A major turning point in Indonesian labour relations resulted from the 1997 financial crisis, the intervention of the IMF, and the subsequent fall of the Soeharto regime in 1998. This led to the introduction of the so called Era Reformasi or Post-New Order Era. Before 1998 the formal tripartite Indonesian industrial relations system was effectively under tight state control and was an element of its industrialization strategy. This policy was characterized by the subjugation of independent unions and tight wage control aimed at ensuring international competitiveness and attracting foreign direct investment (Manning 1993; Rupidara 1997). Despite this policy there was significant labour unrest during the Soeharto era, especially in late 1980s and 1990s. This unrest culminated in the infamous Marsinah case in 1993 where a young female labour activist was raped and murdered allegedly as a result of her leadership role during a strike.

From 1998 onwards under the Era Reformasi there were simultaneous pressures for continuity and change. On the one hand the Habibe government moved away from the single vehicle trade union model of the Soeharto era and ratified ILO Convention 87 which guaranteed trade union freedom and the right to organize (Quinn 2003). On the other hand the new government implemented key elements of the 1997 Manpower Law which was consistent with the old regime and promoted the same economic policy goals of stable economic growth through FDI and protection of the interests of the investors via tight controls on labour. Although there were undoubted attempts to improve normative labour standards during this era through the enactment of supplementary laws covering union rights and the establishment of an Industrial Relations Tribunal, serious problems in the consistency of law enforcement remained and many of the standards were not widespread. Overall, the new government’s initiatives on labor issues were perceived as reactive, partial and an attempt to appease international opinion whilst retaining the substance of the old order (Ford, 2000).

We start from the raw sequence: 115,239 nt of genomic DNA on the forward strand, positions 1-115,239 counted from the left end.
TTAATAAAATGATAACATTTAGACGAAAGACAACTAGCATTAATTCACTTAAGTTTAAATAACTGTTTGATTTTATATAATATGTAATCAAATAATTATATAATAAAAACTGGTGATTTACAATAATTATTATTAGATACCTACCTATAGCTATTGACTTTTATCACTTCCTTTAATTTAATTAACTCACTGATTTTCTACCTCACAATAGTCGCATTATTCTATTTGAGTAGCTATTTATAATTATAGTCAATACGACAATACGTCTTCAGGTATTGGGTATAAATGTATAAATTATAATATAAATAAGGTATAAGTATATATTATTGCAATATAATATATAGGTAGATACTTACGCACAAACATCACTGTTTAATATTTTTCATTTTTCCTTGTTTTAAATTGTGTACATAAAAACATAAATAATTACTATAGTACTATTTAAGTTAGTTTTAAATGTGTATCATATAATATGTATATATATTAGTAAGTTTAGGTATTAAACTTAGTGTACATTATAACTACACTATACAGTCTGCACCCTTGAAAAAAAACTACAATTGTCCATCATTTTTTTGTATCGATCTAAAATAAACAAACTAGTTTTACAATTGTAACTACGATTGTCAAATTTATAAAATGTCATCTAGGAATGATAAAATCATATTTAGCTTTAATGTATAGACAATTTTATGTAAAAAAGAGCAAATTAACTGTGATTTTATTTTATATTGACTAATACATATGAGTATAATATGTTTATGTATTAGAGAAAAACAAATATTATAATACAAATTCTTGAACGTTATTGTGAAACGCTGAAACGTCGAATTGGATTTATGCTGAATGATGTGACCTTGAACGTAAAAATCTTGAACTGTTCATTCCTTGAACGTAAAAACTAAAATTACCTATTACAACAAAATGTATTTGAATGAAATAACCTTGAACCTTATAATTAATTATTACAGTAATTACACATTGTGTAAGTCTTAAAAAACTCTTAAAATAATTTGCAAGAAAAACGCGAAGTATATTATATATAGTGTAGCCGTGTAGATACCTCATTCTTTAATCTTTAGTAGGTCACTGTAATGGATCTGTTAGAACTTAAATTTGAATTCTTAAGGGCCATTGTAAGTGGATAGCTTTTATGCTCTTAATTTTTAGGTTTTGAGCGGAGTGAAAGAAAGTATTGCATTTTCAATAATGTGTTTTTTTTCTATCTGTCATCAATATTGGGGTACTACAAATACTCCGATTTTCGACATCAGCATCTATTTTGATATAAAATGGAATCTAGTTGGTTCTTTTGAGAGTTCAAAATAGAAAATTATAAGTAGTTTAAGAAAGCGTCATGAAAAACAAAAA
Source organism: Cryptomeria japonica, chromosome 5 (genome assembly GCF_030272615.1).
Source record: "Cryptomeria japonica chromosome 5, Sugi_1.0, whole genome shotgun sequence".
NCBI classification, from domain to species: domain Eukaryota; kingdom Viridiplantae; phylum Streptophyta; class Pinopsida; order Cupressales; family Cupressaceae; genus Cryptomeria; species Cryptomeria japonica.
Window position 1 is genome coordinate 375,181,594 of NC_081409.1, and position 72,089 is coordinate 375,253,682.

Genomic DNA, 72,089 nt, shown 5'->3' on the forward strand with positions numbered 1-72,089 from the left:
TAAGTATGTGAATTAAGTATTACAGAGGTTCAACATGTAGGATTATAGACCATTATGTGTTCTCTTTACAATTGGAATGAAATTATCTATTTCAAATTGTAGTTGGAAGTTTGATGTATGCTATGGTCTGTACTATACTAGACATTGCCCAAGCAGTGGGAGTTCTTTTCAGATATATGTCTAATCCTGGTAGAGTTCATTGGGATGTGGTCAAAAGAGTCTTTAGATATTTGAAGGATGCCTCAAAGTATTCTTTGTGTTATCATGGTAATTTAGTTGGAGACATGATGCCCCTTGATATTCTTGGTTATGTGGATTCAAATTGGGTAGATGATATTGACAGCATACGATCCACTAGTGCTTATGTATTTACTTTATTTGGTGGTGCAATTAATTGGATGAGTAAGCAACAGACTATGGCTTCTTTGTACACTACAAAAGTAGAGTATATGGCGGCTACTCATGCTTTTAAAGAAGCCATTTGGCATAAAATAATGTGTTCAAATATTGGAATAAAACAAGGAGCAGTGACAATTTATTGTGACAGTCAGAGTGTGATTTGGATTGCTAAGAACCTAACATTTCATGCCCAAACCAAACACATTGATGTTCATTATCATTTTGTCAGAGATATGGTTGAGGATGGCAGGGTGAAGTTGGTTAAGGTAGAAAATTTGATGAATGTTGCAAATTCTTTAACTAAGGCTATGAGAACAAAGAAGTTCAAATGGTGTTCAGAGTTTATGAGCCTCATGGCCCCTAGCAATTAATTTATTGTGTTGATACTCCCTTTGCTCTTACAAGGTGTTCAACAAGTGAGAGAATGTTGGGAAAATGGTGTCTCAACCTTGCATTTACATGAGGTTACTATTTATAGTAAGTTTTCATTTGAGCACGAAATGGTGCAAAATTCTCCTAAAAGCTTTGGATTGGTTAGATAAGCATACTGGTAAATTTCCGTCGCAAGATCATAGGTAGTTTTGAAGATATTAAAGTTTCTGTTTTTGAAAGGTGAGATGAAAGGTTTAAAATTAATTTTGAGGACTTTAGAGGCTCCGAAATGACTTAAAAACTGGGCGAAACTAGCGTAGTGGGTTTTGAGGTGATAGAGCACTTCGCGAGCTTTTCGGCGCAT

By 2003 the Presidency of Indonesia had passed to Megawati Soekarnoputri and major changes were introduced to the Manpower Law (13/2003) with the assistance of the International Labour Organisation and as part of a wider re-affirmation of the principles of Pancasila. The new law provided for collective bargaining and the registration of legally binding collective labor agreements as well as the exercise of other trade union functions. In addition a parallel system of company regulations, which could be ratified with the government and enforced, was initiated. For non union workers and those in the informal sector of the economy the government reaffirmed its protective role and encouraged the filing of complaints. Notwithstanding these changes, there were many reports that both domestic and foreign-owned companies, undertook only perfunctory consultations with workers and that these were often with management-selected employees. Moreover, there were reports from NGOs that, in practice, collective agreements often did not go beyond the legal minimum standards established by the Government, and that employers often dictated the terms of the agreements rather than genuinely negotiating them (US Department of State, 2003).

More recently under the government of Susilo Bambang Yudhoyono there have emerged new proposals to amend the 2003 Manpower Law. The basis for these changes is the claim that the Law is having a negative impact on the growth of employment because it imposes inflexible working conditions, restricts productivity and increases net labour costs (Kuncoro, 2006). According to a recent World Bank study, Indonesian labour regulation is perceived as uncompetitive by comparison with other Asian countries. Problems highlighted include, wage rigidity through indexation the high costs of employee severance and termination (even when the employee is demonstrably culpable), the high costs of outsourcing and needs based minimum wage policy This has led to a number of foreign ambassadors warned the Ministry of Manpower and Transmigration about the potential adverse impact on FDI to Indonesia. As yet the proposed changes have not been finalized whist the debate over their merit continues. An update on the latest developments as well as a fuller elaboration of the issues and themes developed in this abstract will be provided in the full paper.

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US Department of State. 2003. Country Reports on Human Rights Practices – Indonesia, Bureau of Democracy, Human Rights, and Labor February 25, 2004

Note: This abstract was submitted to HRM Global 2008 Conference, held in Turky, Finland, by Turku School of Economics and HRM Study Group International Industrial Relations Association (Prof. Satu Lahtenmaki + Prof. Stephan Zagelmayer, Conference Chair). The full paper (with adjusted title) was presented by Neil on 29 August 2008. Please visit: